Who can resist spring annuals? They are often the first flowering plants in the garden. Time of last frost and hardiness are important aspects when choosing zone 7 annual flowers. Once those details are sorted, it’s time for fun. Blending colors and textures can make container gardens and flower beds especially appealing with zone 7 annuals.
Planting Annuals in Zone 7
Annual plants add immediate punch to the flower garden. There are annuals for sun or partial sun locations. Most popular annuals for zone 7 are tried and true selections with many cultivars and colors. Some are more commonly grown for their foliage and are perfect foils for setting off color displays. With good care, annuals can brighten the garden from spring until the first frost.
Local garden centers will carry the most popular annuals for zone 7. This makes it easy to find hardy classics such as petunias and impatiens. You may choose to sow seed or purchase blooming plants. Sowing seeds can be done outside after all danger of frost has passed, but the appearance of flowers will take quite some time.
A quicker method is to sow in flats indoors six to eight weeks before the last expected frost date. This gives you a jump start on popular annuals for zone 7. Most seeds will germinate readily in well-draining seed starter mix where temperatures are at least 65 degrees F. (18 C.).
Choosing Zone 7 Annuals
Plant selection will depend on how large you need plants to become and if you have a color scheme. Other things to consider will be site conditions. The amount of light per day for a full sun variety will be six to eight hours.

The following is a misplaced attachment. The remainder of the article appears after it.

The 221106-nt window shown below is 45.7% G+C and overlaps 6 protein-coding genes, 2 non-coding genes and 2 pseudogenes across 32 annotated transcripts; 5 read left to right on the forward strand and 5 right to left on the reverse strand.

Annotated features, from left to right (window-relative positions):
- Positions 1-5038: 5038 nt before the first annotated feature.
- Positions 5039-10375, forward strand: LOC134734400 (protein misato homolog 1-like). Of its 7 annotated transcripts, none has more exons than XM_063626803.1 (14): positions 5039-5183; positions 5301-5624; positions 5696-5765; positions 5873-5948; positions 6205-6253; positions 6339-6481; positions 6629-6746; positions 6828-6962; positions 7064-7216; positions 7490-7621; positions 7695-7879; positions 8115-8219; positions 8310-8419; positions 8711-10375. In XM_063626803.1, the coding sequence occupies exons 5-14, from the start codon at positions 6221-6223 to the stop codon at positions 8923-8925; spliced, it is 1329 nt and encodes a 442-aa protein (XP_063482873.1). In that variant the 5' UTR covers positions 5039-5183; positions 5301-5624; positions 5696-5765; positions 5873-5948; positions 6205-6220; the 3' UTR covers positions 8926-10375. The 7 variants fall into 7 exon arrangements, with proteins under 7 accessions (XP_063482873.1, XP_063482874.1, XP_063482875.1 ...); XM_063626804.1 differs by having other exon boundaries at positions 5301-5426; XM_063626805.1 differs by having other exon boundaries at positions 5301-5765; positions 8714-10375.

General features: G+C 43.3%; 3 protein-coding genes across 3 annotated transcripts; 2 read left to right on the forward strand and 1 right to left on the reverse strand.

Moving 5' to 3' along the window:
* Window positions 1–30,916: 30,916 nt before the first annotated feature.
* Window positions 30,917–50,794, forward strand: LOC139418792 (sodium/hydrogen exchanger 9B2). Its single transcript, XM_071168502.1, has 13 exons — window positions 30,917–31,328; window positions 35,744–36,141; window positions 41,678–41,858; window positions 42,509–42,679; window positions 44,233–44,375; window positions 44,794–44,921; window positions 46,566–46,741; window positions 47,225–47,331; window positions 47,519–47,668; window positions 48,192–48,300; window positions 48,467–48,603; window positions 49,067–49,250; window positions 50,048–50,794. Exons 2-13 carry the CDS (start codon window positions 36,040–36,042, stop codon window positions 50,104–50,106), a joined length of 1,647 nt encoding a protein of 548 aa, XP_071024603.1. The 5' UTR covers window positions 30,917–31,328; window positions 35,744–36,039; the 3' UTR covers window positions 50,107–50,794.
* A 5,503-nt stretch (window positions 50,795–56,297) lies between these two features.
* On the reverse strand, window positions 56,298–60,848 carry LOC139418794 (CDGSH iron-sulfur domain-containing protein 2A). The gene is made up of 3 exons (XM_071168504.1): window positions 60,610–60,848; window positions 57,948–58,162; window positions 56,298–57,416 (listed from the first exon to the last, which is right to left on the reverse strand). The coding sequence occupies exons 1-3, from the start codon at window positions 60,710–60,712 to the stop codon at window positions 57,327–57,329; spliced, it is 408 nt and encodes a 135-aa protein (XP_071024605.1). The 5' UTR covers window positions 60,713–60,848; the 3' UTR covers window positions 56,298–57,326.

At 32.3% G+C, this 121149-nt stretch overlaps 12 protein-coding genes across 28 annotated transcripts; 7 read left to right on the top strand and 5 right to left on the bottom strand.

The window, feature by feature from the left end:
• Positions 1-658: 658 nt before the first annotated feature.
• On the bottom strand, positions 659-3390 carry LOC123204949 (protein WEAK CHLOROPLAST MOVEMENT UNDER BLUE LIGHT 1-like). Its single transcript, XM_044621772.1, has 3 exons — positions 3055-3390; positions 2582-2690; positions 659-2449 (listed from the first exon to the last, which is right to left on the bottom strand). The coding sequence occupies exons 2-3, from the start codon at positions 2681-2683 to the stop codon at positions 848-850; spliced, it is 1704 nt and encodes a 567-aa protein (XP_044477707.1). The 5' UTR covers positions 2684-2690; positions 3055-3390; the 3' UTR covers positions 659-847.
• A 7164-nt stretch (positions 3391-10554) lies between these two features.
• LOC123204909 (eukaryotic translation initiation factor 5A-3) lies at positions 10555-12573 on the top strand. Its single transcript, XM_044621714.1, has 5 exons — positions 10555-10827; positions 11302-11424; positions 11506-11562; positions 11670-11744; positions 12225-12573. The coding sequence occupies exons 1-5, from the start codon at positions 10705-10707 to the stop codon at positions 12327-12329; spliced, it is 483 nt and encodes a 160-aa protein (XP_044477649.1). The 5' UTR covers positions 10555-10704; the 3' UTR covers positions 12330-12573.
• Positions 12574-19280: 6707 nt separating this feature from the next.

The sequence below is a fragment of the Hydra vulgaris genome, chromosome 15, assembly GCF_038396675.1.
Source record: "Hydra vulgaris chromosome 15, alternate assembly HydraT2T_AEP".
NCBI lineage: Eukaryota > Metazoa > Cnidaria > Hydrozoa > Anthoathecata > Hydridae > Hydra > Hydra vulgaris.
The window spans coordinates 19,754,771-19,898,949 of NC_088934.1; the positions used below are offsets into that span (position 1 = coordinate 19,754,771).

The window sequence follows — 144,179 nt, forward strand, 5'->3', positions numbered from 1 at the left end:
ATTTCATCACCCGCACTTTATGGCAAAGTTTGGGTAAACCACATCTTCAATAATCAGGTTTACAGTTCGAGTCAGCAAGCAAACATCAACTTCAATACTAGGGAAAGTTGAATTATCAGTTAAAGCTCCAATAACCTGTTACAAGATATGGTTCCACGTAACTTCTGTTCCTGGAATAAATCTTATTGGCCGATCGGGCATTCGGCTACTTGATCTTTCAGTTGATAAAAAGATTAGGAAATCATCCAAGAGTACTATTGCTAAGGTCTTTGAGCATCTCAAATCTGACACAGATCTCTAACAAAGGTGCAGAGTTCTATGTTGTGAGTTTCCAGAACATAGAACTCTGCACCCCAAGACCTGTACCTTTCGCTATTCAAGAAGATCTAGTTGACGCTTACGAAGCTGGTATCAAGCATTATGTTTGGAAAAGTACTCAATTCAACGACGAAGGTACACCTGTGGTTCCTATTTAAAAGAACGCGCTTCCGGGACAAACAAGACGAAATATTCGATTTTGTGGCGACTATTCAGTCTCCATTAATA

Also, there are plants that thrive in hot, dry, and nearly drought-like conditions, and those that need plenty of water. There are also hardy, half hardy, or tender varieties.
- Hardy annuals can usually tolerate cold temperatures and freezing. They are planted early in spring or even in fall. Pansies and ornamental kale are examples of hardy annuals.
- Half-hardy zone 7 annual flowers, like dianthus or alyssum, can handle a light frost.
- Tender annuals might be zinnia and impatiens. These types of plants do not tolerate cold or frost and must go in the ground after all danger is passed.
Annuals for hot, dry locations
Annuals for cooler, sunny areas of the landscape
Annuals for partial shade
Annuals for cool season
Remember, when planting annuals in zone 7, all selections will require good fertile soil and average water while establishing. Fertilizing and deadheading will enhance the appearance of the plants. A slow-release flower food is perfect for feeding the plants throughout the season. This will encourage more blooms and aid in the overall health of the plant.